Islamic finance operates in compliance with the Shariah law. Islam is not anti-commerce (the Prophet Mohammad was himself a merchant). In contrast to the modern Western principles and philosophy, Islam encourages circulation of wealth and considers its role as vital to an economy. As Dr Usmani notes in his book, “just as clotting of blood paralyzes human body, concentration of wealth paralyzes economy. The fact that, today ten richest men in the world have more wealth than forty-eight poorest countries of the world is relied by the supporters of the Islamic banking as a testament to the fact that the current economical set up is unjust and has failed to distribute the wealth proportionately, thus leading to the downfall of humanity. 1 On considering the injunctions of the Holy Quran, it is apparent that the system of distribution of wealth laid down by Islam envisages three objects, namely: (a) The establishment of a practicable system of economy. (b) Enabling every one to obtain, what is rightfully due to them. c) Eradicating the concentration of wealth. The traditional concept of Muslims that Islam is a unique way of life distinct from all other isms and ideologies extends to the economic life of the Muslims (Umma). In the process of reshaping the economy, the areas of money, banking and investment are regarded as extremely vital to the process of Islamisation of the economy. The Islamic emphasis on co-operation as the key concept in economic life has led to reliance on profit-sharing and participation as the alternative bases for banking and investments in the Islamic framework. The concept of Islamic banking is regarded as one of the few original and creative Islamic ideas that have been successfully tried in recent times. In the not too distant past, the entire banking system in all Muslim countries was designed on the Western banking model; the latter being inconsistent with Islamic law primarily due to the disapproval of Riba (i. e. interest) in Islam. In other words, the elimination of Riba 1 Meezan Bank’s Guide to Islamic Banking by Dr Muhammad Imran Ashraf Usmani, Preface, page 7, Darul-Ishaat, 2002. 2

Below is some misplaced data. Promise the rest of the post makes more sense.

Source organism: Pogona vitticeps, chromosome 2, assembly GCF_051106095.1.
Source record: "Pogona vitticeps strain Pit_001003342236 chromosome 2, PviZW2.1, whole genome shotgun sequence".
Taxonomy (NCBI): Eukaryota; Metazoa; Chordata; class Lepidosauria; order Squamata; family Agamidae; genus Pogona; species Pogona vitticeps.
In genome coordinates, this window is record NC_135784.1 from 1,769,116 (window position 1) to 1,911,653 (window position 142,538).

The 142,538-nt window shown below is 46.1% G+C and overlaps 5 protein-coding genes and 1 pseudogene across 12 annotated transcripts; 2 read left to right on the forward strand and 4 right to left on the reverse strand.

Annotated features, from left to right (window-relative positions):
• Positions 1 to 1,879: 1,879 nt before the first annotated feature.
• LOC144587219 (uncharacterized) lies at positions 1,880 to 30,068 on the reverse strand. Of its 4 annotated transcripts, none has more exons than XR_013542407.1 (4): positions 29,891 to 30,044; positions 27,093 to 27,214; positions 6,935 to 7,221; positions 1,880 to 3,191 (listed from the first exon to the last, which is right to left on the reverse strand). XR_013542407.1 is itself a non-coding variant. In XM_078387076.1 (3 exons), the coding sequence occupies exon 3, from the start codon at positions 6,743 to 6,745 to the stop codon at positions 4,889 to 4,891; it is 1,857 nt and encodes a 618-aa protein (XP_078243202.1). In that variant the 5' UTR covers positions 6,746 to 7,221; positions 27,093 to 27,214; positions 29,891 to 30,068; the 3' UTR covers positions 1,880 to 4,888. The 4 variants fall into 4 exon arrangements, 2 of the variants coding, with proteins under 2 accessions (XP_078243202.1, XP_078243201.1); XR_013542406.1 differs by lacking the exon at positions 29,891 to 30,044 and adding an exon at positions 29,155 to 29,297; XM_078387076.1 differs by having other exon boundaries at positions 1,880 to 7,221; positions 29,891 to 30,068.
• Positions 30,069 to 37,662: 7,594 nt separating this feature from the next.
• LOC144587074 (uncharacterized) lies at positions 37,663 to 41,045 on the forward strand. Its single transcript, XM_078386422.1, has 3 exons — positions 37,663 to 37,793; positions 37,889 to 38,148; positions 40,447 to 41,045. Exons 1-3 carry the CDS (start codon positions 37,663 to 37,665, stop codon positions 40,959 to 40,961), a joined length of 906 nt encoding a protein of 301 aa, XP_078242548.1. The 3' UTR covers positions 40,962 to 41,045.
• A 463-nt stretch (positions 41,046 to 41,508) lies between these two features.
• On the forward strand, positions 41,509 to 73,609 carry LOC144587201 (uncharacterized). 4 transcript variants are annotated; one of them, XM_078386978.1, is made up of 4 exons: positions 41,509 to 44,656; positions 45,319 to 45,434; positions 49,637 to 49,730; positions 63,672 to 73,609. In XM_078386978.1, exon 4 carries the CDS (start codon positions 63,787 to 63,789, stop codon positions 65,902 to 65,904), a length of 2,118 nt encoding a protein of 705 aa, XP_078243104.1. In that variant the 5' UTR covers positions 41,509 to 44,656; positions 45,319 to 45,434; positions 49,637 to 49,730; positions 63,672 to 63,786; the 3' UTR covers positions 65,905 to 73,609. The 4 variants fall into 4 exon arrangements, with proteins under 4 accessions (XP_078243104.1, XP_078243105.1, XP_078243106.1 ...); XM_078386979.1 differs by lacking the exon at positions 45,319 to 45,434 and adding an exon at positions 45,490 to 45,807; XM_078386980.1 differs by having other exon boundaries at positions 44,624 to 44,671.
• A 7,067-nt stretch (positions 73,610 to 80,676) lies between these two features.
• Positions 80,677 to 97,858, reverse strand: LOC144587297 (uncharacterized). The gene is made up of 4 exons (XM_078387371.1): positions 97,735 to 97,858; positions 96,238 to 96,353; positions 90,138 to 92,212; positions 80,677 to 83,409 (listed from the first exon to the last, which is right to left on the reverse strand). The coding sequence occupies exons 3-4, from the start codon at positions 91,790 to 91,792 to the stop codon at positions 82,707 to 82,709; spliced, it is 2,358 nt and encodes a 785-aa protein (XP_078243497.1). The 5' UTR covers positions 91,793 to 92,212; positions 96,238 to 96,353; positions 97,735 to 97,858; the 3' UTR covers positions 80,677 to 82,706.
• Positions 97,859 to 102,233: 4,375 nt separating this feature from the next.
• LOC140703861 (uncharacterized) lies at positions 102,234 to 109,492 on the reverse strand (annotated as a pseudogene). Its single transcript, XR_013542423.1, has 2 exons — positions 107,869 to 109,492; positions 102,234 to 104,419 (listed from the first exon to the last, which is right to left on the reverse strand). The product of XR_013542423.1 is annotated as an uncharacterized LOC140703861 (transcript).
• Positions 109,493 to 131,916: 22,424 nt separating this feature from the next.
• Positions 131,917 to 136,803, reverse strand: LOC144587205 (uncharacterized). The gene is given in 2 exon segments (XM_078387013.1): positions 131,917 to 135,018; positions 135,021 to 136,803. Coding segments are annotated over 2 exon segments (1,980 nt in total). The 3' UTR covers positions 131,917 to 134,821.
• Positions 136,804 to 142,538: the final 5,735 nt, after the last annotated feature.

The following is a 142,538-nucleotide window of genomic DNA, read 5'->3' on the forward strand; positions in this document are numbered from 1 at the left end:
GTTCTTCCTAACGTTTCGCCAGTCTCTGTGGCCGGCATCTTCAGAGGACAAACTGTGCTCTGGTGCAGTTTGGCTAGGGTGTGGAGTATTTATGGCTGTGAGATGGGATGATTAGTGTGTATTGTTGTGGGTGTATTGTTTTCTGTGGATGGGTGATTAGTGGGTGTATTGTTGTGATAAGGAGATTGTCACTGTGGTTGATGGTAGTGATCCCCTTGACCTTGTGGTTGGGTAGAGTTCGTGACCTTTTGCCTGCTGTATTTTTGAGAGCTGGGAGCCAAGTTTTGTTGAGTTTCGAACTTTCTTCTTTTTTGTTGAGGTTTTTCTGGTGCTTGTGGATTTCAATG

Issues in Islamic Banking, Selected Papers by M. N. Siddiqi, page 9, Preface, 1983. 8 from financial transactions is the raison d’etre of Islamic Banking3. Attempts to avoid dealing in interest led to the introduction of a non-interest based banking system, commonly termed as “Islamic banking”. McDowall notes that Islamic banking not only provides services that are compliant in terms of the Muslim faith, but through the fundamental concept of profit and loss sharing with their customers, deliver a highly ethical proposition to Conventional banking. As Islamic banking offers services to its customers free from interest, any dealing or transaction that involves interest is seen as erroneous and thus forbidden. Technically, riba refers to the addition in the principal amount of a loan, which the lender receives from the borrower. This deliberately simplified picture of the true complex state of affairs is something I shall return to in the following chapter in detail. B. History The Islamic financial system has a centuries-old history, as noted by Chapra and Khan (2000): From the very early stage in Islamic history, Muslims were able to establish a financial system without interest for mobilising resources to finance productive activities and consumer needs. The system worked quite effectively during the heyday of Islamic civilisation and for centuries thereafter. ” However, over the centuries, the centre of economic gravity inclined towards the Western world, and the Western financial institutions (including banks) became dominant and the Islamic tradition remained dormant. 5 The Muslim society never approbated interest; throughout the thirteen enturies of its history prior to domination by imperialist powers, it managed its economy and carried on domestic and international trade without any involvement of interest. Profit – sharing and different kinds of participation arrangements served as adequate basis for savings and investment and considerable capital was mobilised for mining, shipbuilding, marine trade, textiles and other industries. 6 The issue of interest free banking regained the attention of Muslim intellectuals in the 1940’s and 1950’s. By this time, numerous local and national banks were established along the lines of interest-based foreign banks.